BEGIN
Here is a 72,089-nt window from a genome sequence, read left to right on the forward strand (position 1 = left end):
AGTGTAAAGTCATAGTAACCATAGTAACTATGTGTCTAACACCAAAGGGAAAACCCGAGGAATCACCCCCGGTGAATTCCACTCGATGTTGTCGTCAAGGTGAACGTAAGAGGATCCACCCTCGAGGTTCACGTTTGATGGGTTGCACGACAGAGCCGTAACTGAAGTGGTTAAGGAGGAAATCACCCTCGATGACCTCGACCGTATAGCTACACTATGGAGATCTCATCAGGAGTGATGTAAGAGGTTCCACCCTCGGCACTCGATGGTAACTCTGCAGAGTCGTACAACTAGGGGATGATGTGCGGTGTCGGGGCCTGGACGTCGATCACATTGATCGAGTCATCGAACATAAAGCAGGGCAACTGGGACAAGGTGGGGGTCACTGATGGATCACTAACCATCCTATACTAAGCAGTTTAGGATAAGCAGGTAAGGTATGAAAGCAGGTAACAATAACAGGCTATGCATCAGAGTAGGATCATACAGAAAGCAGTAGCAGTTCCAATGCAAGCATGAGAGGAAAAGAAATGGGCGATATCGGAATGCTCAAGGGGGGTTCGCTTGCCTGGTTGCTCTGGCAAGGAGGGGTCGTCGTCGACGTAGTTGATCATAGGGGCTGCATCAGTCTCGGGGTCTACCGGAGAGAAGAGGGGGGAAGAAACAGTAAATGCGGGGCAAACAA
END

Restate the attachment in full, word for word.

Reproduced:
Here is a 72,089-nt window from a genome sequence, read left to right on the forward strand (position 1 = left end):
AGTGTAAAGTCATAGTAACCATAGTAACTATGTGTCTAACACCAAAGGGAAAACCCGAGGAATCACCCCCGGTGAATTCCACTCGATGTTGTCGTCAAGGTGAACGTAAGAGGATCCACCCTCGAGGTTCACGTTTGATGGGTTGCACGACAGAGCCGTAACTGAAGTGGTTAAGGAGGAAATCACCCTCGATGACCTCGACCGTATAGCTACACTATGGAGATCTCATCAGGAGTGATGTAAGAGGTTCCACCCTCGGCACTCGATGGTAACTCTGCAGAGTCGTACAACTAGGGGATGATGTGCGGTGTCGGGGCCTGGACGTCGATCACATTGATCGAGTCATCGAACATAAAGCAGGGCAACTGGGACAAGGTGGGGGTCACTGATGGATCACTAACCATCCTATACTAAGCAGTTTAGGATAAGCAGGTAAGGTATGAAAGCAGGTAACAATAACAGGCTATGCATCAGAGTAGGATCATACAGAAAGCAGTAGCAGTTCCAATGCAAGCATGAGAGGAAAAGAAATGGGCGATATCGGAATGCTCAAGGGGGGTTCGCTTGCCTGGTTGCTCTGGCAAGGAGGGGTCGTCGTCGACGTAGTTGATCATAGGGGCTGCATCAGTCTCGGGGTCTACCGGAGAGAAGAGGGGGGAAGAAACAGTAAATGCGGGGCAAACAA